"No matter what happens you are always going to be compared. But for me as a person I have gotten past the comparison because it's hard to compare someone to the greatest in my opinion and someone who was unbelievable," Jarrett said of his father. "But if you look at what I have done so far I feel like I have just been scratching the surface of my talent and being able to play. I feel like I can still get a lot better."
Jarrett wasn't naturally drawn to football, as his first love was soccer. He once scored six goals in a high school game. During his junior year at Saint Viator high school Jarrett decided to play football, but as a quarterback. He began the evolution into a running back during his senior year of high school.
His future looked bright as he committed to the University of Miami, but as a red-shirt freshman Walter passed away from liver cancer.
At that point Jarrett really wondered if he wanted to play the game his father dominated for more than a decade.
"That was when the big decision was if I still wanted to play," Jarrett said. "It wasn't the fact I wanted to play just for him. He was a big factor in my process of getting better. He helped me out a lot. I didn't feel like I had a teacher anymore."
In the end Jarrett found he had a new support base at Miami from teammates, but in particular running backs coach, Don Soldinger.
"Once I got into college and started to understand and started to see I could see from other people, especially coaches," Jarrett said. "My coach Don Soldinger was big in my process of being a better player. Once I got a relationship with him he became like another dad to me. He pushed me just like my dad would and I just felt, hey, I can do this."
However things on the field didn't go Jarrett's way. Heading into his senior season the crop of talent on the Hurricane roster limited his playing time to just 117 carries for 511 yards. Three first-round picks - Edgerrin James, Clinton Portis and Willis McGahee - were ahead of him at some point during his Miami career.
Injuries to Frank Gore, who had been the projected starter, gave Jarrett a chance to show what he could do during his senior season. He fell just short of 1,000 yards as he averaged 5.3 yards per carry on 185 attempts with 7 touchdowns.
There are several uncertainties about Jarrett on the NFL level. What position is he suited to play? He spent some time at fullback at Miami, but Jarrett believes he's a running back. With less than 300 carries under his belt there is some concern if he can take the pounding at the NFL level. The biggest question is his speed and he knows it as Jarrett is working at Don Beebe's speed camp. Realistically a 4.6 40-time would make him a second day draft selection.
"At the end of the season, especially in the Orange Bowl you see big runs where I do show that speed that I do have," Jarrett said. "I just think this weekend it will show and I have the Pro Day next Saturday at Miami."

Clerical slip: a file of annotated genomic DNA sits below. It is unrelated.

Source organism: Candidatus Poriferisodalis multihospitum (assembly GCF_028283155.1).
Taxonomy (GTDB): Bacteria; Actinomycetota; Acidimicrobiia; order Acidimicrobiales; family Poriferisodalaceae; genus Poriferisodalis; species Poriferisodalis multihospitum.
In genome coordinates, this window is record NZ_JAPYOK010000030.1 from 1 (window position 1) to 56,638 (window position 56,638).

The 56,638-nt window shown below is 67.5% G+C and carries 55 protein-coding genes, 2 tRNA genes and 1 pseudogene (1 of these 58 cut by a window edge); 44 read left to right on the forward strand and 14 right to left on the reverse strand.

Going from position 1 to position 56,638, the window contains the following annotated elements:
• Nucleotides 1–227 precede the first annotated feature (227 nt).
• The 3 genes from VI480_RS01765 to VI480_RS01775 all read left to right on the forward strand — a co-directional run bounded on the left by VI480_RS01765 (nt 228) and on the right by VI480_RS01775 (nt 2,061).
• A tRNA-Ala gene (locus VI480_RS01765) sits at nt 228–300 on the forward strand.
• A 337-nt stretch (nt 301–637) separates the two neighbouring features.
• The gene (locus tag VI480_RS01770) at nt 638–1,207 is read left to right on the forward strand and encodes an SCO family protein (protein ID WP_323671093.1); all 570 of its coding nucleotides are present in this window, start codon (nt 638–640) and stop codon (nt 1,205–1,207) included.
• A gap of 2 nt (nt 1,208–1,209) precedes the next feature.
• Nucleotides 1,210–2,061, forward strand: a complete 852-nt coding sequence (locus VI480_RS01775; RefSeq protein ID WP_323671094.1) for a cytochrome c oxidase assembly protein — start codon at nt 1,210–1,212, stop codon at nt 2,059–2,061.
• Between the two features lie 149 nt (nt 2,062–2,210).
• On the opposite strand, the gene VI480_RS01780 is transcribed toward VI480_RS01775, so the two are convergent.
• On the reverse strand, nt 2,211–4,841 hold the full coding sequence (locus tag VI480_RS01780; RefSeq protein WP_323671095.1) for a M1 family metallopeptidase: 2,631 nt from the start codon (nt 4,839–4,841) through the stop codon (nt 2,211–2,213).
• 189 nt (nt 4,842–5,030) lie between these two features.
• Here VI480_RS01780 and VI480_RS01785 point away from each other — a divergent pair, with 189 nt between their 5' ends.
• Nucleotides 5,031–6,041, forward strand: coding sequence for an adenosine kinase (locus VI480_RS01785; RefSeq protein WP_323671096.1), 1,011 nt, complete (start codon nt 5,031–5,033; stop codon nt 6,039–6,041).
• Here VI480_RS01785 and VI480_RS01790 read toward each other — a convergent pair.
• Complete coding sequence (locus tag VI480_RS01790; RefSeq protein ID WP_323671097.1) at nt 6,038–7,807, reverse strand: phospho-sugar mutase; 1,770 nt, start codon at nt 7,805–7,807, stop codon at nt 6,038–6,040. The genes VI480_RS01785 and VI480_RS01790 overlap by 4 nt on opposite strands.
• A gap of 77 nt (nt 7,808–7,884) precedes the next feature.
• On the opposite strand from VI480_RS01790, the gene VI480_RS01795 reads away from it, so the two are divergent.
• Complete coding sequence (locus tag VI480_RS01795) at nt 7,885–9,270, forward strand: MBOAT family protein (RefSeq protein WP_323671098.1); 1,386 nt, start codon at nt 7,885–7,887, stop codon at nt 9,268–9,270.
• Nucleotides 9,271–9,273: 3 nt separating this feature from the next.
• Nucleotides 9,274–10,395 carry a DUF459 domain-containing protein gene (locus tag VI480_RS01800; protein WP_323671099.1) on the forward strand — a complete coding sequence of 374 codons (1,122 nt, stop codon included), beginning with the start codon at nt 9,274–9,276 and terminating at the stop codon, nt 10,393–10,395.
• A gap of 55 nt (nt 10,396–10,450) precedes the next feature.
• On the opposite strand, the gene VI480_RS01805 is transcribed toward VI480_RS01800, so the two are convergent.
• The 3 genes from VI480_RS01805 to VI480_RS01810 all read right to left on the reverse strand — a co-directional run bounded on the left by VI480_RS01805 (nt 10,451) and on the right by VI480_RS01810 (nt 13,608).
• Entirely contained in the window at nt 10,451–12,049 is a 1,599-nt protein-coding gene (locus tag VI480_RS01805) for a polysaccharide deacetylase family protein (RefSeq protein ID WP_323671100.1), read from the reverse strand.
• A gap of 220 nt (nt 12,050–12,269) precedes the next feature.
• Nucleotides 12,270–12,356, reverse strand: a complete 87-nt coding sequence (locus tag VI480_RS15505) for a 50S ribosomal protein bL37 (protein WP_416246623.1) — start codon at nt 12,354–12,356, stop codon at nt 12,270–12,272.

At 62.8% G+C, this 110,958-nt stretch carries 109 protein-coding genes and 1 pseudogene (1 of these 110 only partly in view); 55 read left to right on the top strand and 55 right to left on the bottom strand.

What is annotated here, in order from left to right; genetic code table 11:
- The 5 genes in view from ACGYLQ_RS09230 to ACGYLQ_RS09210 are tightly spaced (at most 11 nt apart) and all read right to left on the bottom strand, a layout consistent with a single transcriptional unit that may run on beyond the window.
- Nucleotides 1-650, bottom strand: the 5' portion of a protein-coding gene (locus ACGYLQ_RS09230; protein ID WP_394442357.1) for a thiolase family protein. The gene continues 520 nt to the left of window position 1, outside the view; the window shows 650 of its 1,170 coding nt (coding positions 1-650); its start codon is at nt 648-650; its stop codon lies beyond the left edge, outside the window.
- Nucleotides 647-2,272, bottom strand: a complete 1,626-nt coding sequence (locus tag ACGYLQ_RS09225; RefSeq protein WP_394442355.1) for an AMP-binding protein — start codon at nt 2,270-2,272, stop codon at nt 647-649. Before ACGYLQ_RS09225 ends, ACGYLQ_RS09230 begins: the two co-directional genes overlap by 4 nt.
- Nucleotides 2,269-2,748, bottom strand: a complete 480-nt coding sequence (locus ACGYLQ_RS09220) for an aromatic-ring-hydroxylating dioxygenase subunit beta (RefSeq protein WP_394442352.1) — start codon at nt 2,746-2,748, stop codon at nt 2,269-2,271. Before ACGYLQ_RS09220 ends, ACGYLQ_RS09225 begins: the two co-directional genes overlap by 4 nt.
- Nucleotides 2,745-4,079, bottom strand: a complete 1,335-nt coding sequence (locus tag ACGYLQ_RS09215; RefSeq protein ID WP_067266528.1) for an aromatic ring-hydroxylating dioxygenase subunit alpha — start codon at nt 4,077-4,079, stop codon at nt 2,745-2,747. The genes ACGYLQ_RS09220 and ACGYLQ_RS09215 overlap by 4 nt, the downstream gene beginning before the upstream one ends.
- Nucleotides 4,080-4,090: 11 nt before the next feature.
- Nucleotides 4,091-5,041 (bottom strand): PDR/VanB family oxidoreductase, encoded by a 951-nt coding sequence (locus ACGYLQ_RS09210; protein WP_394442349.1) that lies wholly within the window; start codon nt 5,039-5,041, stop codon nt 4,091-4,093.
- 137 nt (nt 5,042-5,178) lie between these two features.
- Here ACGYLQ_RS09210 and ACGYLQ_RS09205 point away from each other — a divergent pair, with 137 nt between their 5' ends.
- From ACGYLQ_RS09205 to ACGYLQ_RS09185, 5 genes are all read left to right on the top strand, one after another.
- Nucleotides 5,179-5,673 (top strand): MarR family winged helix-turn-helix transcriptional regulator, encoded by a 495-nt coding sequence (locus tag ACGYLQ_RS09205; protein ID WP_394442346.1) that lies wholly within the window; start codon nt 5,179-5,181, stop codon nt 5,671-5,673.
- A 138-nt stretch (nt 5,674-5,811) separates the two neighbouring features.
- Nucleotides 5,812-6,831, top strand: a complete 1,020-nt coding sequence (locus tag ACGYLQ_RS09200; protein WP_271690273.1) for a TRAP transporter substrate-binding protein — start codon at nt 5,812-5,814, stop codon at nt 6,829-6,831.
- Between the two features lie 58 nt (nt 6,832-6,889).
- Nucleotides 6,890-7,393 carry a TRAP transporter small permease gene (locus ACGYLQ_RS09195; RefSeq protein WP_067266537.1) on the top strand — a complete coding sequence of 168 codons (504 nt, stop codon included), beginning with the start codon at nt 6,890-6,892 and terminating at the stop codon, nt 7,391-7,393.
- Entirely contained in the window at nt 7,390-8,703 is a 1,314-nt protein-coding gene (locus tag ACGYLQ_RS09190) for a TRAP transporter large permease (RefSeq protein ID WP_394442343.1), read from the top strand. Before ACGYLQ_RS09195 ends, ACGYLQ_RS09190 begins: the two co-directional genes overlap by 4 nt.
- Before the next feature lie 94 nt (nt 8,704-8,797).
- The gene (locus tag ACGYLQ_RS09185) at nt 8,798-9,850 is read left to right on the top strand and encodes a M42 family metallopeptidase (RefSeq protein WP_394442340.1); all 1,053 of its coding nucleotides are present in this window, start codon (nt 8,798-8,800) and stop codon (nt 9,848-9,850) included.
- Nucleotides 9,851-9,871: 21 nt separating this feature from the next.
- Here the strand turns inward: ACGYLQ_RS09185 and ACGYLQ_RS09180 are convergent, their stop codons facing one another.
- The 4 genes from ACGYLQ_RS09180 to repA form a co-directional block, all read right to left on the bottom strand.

Vernon Carey, who blocked for Jarrett at Miami, classified Payton deceptively quick. A strong finish to the season including a 46-yard touchdown run vs. Florida St. Jarrett showed has a little hop in his step.
"I think if would have done what he did at the end season all year or last year I think he would have a name for himself," Carey said. "He shocked a lot of people this year, well he didn't really shock them he just proved him wrong. Everybody thought he was just living off his father and everybody (here) knew he had it in him it was just for him to get it out."
High expectations come with the Payton name, but going to Chicago would put him under the microscope.
"That would be unbelievable pressure," Jarrett said. "There is going to be pressure anywhere you go. Maybe a little bit more added pressure, yeah, but that's life. I have been through so much already in my life being 23 years old--what else can you throw at me to be under more pressure than the things I have been through.
"I have been home in the city of Chicago the last month and a half and that is what everybody has been talking about. Would I love to be in Chicago? I would love to be in Chicago."
The Bears are in a no win situation if they did draft Jarrett because people would say they only did it because he's Walter's son. If they don't pick him then diehards would cry out ‘why didn't Jerry Angelo take the kid.'
"I think he's a good football player," Angelo. "It's probably no harder for us than it is for them. We'll go through the process. We don't have any problems with him. I'm sure he doesn't have any problems with us."
While Angelo is keeping an open mind about the situation, it's doubtful Jarrett will find a home with the Bears.